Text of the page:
Rolling in on thecacophonous curls of “Yadnik”, battering the shore like the after-FX trails of the still-crashing soundwaves of Flying Saucer Attack‘s Rural Psychedelia, Kemper Norton‘s third full-length album slips in from the sea like a summer storm heavy with stories to be told. Settled firmly within a tradition of recent decades that encompasses the esoteric murmurations of both Coil ‘s outré electronica and the noisy folkishness of Current 93, together with the psychedelic freefall imaginings of fellow West Country freaks like Urthona and IX Tab, Kemper Norton has been proving that there’s none so wyrd as folkies with FX pedals and a head full of interconnects. His music is plugged in at once to the past, present and future of music, mythology and magic(k), hurrying on sundown in a hauntological haze both real and imagined.The lusciously ethereal drones and skirls of “The Town” is one of Kemper Norton’s finest vocal moments to date, singing of lost Lyonesse and minstrelry in the streets over a delicate turn and turnabout of melody and melancholy. This is one of those moments which demand that the listener stop and lean back into the apparently slight gentility of its swooning timbres, and feel the ages and aeons stripped away before the ears.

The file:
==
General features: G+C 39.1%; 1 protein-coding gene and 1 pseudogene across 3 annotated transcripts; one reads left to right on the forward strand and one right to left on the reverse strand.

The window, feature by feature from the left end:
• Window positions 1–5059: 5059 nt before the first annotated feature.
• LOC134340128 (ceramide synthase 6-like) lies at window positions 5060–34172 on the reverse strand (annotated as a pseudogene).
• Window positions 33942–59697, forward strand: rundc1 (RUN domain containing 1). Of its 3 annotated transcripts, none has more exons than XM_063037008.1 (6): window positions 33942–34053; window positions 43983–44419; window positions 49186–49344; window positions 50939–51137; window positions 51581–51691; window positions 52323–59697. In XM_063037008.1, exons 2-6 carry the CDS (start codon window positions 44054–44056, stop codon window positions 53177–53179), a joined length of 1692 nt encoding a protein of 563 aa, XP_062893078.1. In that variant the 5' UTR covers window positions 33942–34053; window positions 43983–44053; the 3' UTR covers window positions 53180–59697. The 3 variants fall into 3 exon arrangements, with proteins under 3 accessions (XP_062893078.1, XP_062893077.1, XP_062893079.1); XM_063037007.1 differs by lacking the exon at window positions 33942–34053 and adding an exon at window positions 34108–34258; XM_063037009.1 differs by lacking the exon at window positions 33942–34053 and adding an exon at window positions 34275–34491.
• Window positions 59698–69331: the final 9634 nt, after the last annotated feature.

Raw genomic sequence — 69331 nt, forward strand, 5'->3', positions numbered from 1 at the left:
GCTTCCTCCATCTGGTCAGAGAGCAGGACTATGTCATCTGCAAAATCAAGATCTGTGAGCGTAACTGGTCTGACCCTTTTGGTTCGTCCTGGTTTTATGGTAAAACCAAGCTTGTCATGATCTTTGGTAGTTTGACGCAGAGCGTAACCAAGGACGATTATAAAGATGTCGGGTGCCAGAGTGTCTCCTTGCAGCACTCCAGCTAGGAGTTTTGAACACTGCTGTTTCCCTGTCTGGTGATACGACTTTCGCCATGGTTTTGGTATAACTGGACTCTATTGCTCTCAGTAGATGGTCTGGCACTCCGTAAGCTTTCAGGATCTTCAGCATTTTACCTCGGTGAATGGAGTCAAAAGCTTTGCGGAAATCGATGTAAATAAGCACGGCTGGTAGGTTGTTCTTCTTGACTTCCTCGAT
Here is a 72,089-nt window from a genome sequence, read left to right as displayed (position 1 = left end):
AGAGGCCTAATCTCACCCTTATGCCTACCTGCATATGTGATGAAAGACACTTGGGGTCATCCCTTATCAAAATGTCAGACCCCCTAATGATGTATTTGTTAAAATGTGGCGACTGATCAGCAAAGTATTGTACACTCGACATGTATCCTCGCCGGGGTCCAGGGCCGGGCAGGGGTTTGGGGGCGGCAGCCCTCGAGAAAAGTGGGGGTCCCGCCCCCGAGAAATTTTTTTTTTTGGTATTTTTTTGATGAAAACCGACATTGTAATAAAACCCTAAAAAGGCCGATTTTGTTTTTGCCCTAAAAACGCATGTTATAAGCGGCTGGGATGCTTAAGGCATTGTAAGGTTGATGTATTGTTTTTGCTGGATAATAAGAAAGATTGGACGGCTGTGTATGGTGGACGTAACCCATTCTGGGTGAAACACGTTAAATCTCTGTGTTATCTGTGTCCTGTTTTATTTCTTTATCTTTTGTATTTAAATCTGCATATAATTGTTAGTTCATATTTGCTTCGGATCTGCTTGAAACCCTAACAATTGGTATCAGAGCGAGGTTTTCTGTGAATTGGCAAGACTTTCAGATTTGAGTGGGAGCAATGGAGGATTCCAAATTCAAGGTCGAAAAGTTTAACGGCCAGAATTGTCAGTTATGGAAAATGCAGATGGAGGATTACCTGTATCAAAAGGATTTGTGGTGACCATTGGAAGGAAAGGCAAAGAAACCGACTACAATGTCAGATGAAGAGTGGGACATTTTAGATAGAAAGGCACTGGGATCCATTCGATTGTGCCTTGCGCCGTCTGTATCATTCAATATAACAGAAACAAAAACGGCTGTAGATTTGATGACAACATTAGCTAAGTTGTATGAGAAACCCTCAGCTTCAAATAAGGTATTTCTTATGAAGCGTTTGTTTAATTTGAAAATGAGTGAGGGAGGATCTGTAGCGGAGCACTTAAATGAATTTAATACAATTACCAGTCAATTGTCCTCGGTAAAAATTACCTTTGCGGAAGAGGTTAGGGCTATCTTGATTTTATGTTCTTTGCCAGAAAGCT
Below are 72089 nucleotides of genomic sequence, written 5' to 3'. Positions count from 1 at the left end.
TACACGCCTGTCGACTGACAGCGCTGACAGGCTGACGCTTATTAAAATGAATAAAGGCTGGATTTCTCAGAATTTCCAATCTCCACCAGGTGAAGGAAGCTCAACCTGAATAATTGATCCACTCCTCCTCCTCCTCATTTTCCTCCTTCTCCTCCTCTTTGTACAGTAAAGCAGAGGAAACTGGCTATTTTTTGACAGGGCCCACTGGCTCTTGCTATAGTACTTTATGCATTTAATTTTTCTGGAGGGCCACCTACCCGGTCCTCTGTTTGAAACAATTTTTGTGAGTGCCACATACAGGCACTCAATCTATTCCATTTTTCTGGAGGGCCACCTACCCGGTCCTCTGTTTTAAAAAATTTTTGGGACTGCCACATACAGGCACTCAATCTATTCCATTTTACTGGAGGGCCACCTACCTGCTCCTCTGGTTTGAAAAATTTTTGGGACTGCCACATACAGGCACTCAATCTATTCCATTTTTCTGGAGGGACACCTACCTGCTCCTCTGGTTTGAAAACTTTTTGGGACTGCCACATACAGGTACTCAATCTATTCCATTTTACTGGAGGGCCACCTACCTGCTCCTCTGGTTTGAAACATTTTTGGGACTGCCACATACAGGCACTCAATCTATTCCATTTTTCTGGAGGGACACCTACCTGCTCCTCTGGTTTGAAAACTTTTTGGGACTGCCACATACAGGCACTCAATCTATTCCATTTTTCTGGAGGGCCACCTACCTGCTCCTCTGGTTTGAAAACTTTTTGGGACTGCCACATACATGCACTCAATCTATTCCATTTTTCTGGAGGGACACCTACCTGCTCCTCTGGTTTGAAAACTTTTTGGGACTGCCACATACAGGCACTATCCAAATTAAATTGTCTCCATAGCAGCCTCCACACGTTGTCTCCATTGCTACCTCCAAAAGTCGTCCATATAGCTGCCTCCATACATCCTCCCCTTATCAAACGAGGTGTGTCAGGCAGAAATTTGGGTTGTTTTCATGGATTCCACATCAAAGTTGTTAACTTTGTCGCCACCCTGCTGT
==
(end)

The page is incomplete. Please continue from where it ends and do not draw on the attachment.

Kemper Norton’s explorations of historical as much as a spiritual or mythological themes through music finds him once again sharing similar headspace to the equally remarkable Australian group The Doomed Bird of Providence — whose music he reworked on To Mahina. There’s a similar sense of earnest commitment to keeping the past alive in the present here too, untold tales of the sea and ships receiving an eerie airing. On “Sirens”, the titular voices can be discerned calling from afar, deep in the rippling waves, weird and unreal, luring the Torrey Canyon to its doom on Seven Stones reef 49 years ago. There the supertanker spilled millions upon millions of litres of crude oil along the Cornish coast, an environmental disaster — one whose after-effects remain today — explored further in the mournful “gift from the summer of love” of “Black Silk”.Holding up a central pole of the album, the throbbing, almost AFX-like fauxgiridoo of “Agnes and Louisa”, placed among the three instrumental episodes of “Seven Stones” and forming an ever-rotating core around which the album gyrates, the twinkling electronic glitches foaming and refolding as a heartworm thrum burns brightly with the spiral of life itself. It seems that there are voices present in the gyre too, Lyonesse’s machine elves chattering, gremlins at work with their perpetual ritual music as they set about unhanding the works of humanity. Perhaps these are the relentless forces of nature mocking the hubris that supposes that filling a supertanker with vast quantities of a product whose burning will do long-term environmental harm is a safe thing to do — Oopsie, did it spill? There’s going to be a bit of a mess to clean up now, isn’t there? Toll can be deceptively gentle, like the Atlantic which took the Torrey Canyon and dashed it on Cornwall’s rocks, elegiac and full of a sense of place and time that never descends into kitsch jingoism, real ale nostalgia or fey tales of the faeries. What Kemper Norton has done on these twelve pieces is to firmly place himself with and without a tradition of centuries, where the electric sound of fuzz and analogue pulsations are as much folk instruments to accompany the ballads that can tell to future generations of the dramas and dreams of the sea and its liminal places.